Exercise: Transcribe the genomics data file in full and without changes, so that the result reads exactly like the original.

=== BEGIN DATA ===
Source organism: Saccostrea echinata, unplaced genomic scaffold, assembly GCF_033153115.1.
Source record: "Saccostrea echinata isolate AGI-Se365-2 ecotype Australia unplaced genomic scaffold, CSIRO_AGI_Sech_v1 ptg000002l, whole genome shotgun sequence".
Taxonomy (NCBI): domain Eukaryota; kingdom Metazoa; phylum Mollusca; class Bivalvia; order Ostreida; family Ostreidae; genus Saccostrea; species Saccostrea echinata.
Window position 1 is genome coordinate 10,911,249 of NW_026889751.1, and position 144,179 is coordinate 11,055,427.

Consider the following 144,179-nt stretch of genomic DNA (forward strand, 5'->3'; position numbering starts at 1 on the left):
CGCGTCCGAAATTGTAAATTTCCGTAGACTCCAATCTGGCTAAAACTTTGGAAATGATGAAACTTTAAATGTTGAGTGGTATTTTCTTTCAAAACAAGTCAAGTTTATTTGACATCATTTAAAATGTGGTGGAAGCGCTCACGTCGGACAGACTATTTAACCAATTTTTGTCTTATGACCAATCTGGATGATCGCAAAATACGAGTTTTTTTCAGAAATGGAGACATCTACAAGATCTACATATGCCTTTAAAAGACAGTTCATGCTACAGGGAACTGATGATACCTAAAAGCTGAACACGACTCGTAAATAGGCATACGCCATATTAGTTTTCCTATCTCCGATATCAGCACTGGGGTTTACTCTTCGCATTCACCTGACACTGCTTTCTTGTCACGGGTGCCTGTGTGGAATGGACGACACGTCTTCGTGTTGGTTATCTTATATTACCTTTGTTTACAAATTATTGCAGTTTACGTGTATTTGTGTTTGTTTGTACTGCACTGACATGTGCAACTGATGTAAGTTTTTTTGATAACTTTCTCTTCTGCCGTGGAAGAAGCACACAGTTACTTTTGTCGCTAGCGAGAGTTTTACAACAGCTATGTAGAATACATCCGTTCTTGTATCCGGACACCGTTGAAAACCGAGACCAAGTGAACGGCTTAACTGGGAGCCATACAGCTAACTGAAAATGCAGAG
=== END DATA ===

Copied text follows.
Source organism: Saccostrea echinata, unplaced genomic scaffold, assembly GCF_033153115.1.
Source record: "Saccostrea echinata isolate AGI-Se365-2 ecotype Australia unplaced genomic scaffold, CSIRO_AGI_Sech_v1 ptg000002l, whole genome shotgun sequence".
Taxonomy (NCBI): domain Eukaryota; kingdom Metazoa; phylum Mollusca; class Bivalvia; order Ostreida; family Ostreidae; genus Saccostrea; species Saccostrea echinata.
Window position 1 is genome coordinate 10,911,249 of NW_026889751.1, and position 144,179 is coordinate 11,055,427.

Consider the following 144,179-nt stretch of genomic DNA (forward strand, 5'->3'; position numbering starts at 1 on the left):
CGCGTCCGAAATTGTAAATTTCCGTAGACTCCAATCTGGCTAAAACTTTGGAAATGATGAAACTTTAAATGTTGAGTGGTATTTTCTTTCAAAACAAGTCAAGTTTATTTGACATCATTTAAAATGTGGTGGAAGCGCTCACGTCGGACAGACTATTTAACCAATTTTTGTCTTATGACCAATCTGGATGATCGCAAAATACGAGTTTTTTTCAGAAATGGAGACATCTACAAGATCTACATATGCCTTTAAAAGACAGTTCATGCTACAGGGAACTGATGATACCTAAAAGCTGAACACGACTCGTAAATAGGCATACGCCATATTAGTTTTCCTATCTCCGATATCAGCACTGGGGTTTACTCTTCGCATTCACCTGACACTGCTTTCTTGTCACGGGTGCCTGTGTGGAATGGACGACACGTCTTCGTGTTGGTTATCTTATATTACCTTTGTTTACAAATTATTGCAGTTTACGTGTATTTGTGTTTGTTTGTACTGCACTGACATGTGCAACTGATGTAAGTTTTTTTGATAACTTTCTCTTCTGCCGTGGAAGAAGCACACAGTTACTTTTGTCGCTAGCGAGAGTTTTACAACAGCTATGTAGAATACATCCGTTCTTGTATCCGGACACCGTTGAAAACCGAGACCAAGTGAACGGCTTAACTGGGAGCCATACAGCTAACTGAAAATGCAGAG